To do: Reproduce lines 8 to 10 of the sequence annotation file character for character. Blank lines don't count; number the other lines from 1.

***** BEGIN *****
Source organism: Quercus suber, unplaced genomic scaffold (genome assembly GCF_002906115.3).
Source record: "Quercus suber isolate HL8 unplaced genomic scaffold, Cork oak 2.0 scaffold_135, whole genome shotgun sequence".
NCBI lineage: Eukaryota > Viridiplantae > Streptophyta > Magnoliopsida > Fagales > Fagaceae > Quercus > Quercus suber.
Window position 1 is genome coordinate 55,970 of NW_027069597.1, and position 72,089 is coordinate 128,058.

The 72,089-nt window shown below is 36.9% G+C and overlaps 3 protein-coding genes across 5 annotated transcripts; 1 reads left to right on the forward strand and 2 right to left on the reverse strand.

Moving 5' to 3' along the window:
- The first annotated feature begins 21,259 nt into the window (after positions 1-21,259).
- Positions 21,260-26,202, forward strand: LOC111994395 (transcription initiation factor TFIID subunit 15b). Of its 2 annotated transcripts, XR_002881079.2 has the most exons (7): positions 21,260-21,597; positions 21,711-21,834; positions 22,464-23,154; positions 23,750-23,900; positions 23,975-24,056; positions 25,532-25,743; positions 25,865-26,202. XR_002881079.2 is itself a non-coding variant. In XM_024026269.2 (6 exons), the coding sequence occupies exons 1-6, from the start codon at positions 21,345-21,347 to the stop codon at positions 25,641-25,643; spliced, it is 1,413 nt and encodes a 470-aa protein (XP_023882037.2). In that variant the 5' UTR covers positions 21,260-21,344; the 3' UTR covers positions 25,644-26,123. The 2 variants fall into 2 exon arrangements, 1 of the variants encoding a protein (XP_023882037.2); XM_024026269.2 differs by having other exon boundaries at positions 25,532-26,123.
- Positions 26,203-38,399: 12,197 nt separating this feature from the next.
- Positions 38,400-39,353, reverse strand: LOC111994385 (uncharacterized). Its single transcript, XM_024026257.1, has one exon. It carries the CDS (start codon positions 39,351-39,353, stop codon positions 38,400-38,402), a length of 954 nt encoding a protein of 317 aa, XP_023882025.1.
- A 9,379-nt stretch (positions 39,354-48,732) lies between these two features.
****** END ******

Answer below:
- Positions 21,260-26,202, forward strand: LOC111994395 (transcription initiation factor TFIID subunit 15b). Of its 2 annotated transcripts, XR_002881079.2 has the most exons (7): positions 21,260-21,597; positions 21,711-21,834; positions 22,464-23,154; positions 23,750-23,900; positions 23,975-24,056; positions 25,532-25,743; positions 25,865-26,202. XR_002881079.2 is itself a non-coding variant. In XM_024026269.2 (6 exons), the coding sequence occupies exons 1-6, from the start codon at positions 21,345-21,347 to the stop codon at positions 25,641-25,643; spliced, it is 1,413 nt and encodes a 470-aa protein (XP_023882037.2). In that variant the 5' UTR covers positions 21,260-21,344; the 3' UTR covers positions 25,644-26,123. The 2 variants fall into 2 exon arrangements, 1 of the variants encoding a protein (XP_023882037.2); XM_024026269.2 differs by having other exon boundaries at positions 25,532-26,123.
- Positions 26,203-38,399: 12,197 nt separating this feature from the next.
- Positions 38,400-39,353, reverse strand: LOC111994385 (uncharacterized). Its single transcript, XM_024026257.1, has one exon. It carries the CDS (start codon positions 39,351-39,353, stop codon positions 38,400-38,402), a length of 954 nt encoding a protein of 317 aa, XP_023882025.1.